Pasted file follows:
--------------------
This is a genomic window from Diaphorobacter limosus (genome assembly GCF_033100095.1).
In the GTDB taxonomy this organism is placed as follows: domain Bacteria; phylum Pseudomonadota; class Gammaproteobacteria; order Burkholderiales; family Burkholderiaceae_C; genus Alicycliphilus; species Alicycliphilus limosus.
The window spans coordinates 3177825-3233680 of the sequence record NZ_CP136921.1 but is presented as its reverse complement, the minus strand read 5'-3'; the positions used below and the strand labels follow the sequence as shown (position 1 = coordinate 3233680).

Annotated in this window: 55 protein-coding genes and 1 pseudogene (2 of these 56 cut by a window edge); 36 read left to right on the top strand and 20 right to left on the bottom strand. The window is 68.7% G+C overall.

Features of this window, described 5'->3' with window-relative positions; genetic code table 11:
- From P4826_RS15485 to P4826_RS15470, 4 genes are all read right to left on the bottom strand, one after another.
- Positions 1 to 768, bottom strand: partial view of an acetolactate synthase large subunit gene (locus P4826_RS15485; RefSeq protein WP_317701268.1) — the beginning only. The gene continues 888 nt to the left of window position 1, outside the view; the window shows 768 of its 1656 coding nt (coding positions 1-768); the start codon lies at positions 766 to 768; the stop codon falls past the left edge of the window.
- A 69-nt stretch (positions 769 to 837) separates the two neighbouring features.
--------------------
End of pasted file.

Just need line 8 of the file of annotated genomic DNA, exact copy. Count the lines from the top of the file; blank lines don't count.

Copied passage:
- A 69-nt stretch (positions 769 to 837) separates the two neighbouring features.